There have been quite a few observations of willow and alder leaf beetle activity this year and the activity has been covered on TV news and in newspapers. Readers of DNR’s Small Forest Landowner e-Newsletter were informed about the activity in the July edition.
Reports of willow defoliation, small maggoty larvae and brown leaves have come in from Lewis, Thurston, Mason, Kitsap, Pierce, King, Snohomish, and Skagit counties. Alder defoliation was more subtle and not reported beyond Thurston and Snohomish counties. Adult beetles showed up in high numbers in August, sometimes shifting their feeding to include the leaves of cottonwood, poplar and even dahlias. The damage alarmed many people and raised concerns that their trees were being destroyed.
I’m happy to reassure everyone that this is a normal, natural outbreak and that most affected trees will survive. Many insects have what are called “periodic population irruptions” (Note: volcanoes “erupt” but populations that rise suddenly are “irrupting”). While some irruptions occur on predictable cycles; some do not. I’ve seen abundant outbreaks many times over the last 20 years and while I’m not aware of a predictable cycle and don’t know what triggers them, it’s probably a combination of factors such as length of time since the prior irruption, weather factors, and the condition of the host foliage.
These types of abrupt population increases are a common survival strategy called “predator satiation.” The strategy reduces the chances of an individual being eaten by providing more prey than the insects’ predators can consume, which allows more insects to survive and reproduce. As the weather has cooled and the rain came back, the adult beetles seemed to have disappeared into leaf litter and other sheltered places to overwinter. They’ll emerge in spring to lay their eggs on the newly growing tree leaves and continue the cycle.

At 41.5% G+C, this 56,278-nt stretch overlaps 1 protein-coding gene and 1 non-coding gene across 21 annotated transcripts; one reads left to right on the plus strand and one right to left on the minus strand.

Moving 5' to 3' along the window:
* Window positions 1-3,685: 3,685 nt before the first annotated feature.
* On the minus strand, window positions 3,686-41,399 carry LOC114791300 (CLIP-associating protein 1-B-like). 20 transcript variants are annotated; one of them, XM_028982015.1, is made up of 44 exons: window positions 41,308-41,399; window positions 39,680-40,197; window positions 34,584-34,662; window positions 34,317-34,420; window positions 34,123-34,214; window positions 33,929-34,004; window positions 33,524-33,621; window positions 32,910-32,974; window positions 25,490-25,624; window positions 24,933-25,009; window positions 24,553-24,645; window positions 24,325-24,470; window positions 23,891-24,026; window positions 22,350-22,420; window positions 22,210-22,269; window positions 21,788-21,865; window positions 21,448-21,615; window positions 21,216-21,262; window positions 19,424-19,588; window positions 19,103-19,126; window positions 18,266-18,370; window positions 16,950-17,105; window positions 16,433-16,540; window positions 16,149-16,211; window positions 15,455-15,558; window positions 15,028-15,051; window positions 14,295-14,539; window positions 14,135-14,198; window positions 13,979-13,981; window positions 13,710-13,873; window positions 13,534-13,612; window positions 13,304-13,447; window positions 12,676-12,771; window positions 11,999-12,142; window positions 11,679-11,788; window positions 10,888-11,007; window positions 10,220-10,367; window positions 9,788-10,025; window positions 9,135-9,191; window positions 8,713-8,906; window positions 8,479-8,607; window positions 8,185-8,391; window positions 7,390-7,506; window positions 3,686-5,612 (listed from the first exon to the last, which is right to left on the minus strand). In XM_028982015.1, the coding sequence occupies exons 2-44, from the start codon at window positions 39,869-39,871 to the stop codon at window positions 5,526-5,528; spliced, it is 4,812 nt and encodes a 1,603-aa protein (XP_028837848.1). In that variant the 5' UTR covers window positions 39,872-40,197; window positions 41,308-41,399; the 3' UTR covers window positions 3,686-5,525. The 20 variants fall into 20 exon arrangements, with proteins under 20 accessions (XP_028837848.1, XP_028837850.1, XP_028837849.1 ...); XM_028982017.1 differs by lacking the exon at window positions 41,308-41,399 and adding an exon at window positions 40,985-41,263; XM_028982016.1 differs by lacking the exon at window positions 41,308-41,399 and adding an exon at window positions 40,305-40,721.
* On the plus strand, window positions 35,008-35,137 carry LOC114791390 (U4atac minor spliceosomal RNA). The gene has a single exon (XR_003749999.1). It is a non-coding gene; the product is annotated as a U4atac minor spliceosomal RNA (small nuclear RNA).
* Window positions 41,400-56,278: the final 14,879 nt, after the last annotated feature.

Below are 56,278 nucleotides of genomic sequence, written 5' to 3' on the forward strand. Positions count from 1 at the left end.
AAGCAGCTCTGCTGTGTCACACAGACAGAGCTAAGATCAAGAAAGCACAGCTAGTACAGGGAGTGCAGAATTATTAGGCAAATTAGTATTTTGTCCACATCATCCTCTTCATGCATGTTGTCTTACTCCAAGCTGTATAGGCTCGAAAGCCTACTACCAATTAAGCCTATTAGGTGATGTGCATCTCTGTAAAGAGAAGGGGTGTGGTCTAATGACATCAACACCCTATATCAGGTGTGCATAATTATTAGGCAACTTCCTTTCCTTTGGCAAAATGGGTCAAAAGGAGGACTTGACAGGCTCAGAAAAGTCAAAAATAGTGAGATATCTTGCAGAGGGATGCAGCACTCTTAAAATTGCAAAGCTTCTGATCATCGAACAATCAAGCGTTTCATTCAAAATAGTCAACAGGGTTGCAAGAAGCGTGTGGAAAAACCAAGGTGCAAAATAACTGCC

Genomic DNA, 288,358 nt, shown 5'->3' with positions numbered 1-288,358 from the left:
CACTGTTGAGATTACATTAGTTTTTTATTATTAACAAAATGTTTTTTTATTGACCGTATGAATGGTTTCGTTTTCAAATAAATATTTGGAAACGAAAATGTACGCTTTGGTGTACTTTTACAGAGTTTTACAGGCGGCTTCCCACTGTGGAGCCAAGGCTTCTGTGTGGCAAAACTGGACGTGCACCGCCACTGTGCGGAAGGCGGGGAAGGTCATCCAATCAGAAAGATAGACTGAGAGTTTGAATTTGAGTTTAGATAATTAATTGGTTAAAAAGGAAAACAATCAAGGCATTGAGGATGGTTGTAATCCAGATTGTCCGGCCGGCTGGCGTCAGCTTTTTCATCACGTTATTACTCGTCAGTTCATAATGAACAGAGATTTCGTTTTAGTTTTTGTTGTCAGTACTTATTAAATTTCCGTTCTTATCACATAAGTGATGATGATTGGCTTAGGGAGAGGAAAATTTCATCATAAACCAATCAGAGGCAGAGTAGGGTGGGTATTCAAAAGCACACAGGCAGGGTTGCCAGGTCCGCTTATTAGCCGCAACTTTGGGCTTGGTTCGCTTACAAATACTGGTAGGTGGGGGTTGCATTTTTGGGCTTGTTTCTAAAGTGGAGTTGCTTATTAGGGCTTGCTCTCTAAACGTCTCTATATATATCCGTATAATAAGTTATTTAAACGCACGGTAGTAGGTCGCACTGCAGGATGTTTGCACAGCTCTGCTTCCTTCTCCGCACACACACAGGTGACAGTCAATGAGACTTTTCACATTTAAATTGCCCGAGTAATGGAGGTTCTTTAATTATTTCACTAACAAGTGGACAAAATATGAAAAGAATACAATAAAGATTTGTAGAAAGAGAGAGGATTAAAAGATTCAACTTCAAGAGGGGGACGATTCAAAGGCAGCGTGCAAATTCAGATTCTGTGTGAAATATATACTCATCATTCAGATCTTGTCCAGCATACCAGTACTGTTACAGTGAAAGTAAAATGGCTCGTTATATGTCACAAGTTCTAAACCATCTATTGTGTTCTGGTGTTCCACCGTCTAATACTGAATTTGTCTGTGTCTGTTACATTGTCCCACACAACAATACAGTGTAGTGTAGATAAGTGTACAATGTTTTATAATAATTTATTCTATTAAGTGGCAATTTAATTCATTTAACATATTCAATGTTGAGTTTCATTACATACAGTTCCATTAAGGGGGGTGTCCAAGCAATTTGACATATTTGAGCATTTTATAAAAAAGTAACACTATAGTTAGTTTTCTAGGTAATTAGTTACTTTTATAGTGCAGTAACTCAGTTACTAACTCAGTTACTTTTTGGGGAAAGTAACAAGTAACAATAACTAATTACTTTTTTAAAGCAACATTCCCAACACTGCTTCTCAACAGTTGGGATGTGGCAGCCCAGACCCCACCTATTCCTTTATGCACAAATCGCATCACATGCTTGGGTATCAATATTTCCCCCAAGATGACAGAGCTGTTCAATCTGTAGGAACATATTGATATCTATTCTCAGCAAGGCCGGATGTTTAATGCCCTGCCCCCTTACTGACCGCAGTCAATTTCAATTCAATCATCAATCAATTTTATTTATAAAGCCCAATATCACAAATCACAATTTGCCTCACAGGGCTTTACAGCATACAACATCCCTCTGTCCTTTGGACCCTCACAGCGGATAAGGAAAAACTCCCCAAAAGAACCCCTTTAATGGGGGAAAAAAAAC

Return to normal levels expected
Getting rid of the beetles is probably unnecessary because the natural host trees (willow, alder, cottonwood) are very resilient to defoliation and can tolerate high levels of leaf loss without long-term consequences. Homeowners who were disturbed or bothered by the beetles could rinse them off with the hose or squish them, but I don’t recommend pesticides. The beetles aren’t known for seeking shelter in people’s homes like some nuisance lady beetles or conifer seed bugs.
Leaf beetle outbreaks are generally short-lived. Their collapse is likely a combination of factors such as natural winter mortality (our wet winters aren’t great conditions for adult insect survival); beetle diseases that are easily spread between beetles when numbers are high; and changes in food quality (trees actively respond when they are being defoliated and make their leaves less nutritious and less digestible). Plus, because the beetles predators had abundant food supplies, they’ve likely had bigger families which will be ready to eat the beetles they find next year. All those factors likely contribute to the beetle populations returning to normal levels within one to two years.
If you are concerned that your trees received serious damage from the defoliation, take a closer look at the twigs. Signs of survival include new, undamaged foliage being produced especially at the twig tips, buds ready for next year, and supple, succulent twigs. Break a twig or two off — if the interior bark is green and the internal tissue is moist, then that part of the tree is fine. If the twig is brittle and dry and its internal tissue is punky, then that branch tip has been killed.
It will be interesting to see whether high leaf beetle populations persist in 2014.
by Karen Ripley, Forest Health Program Manager
Washington State Department of Natural Resources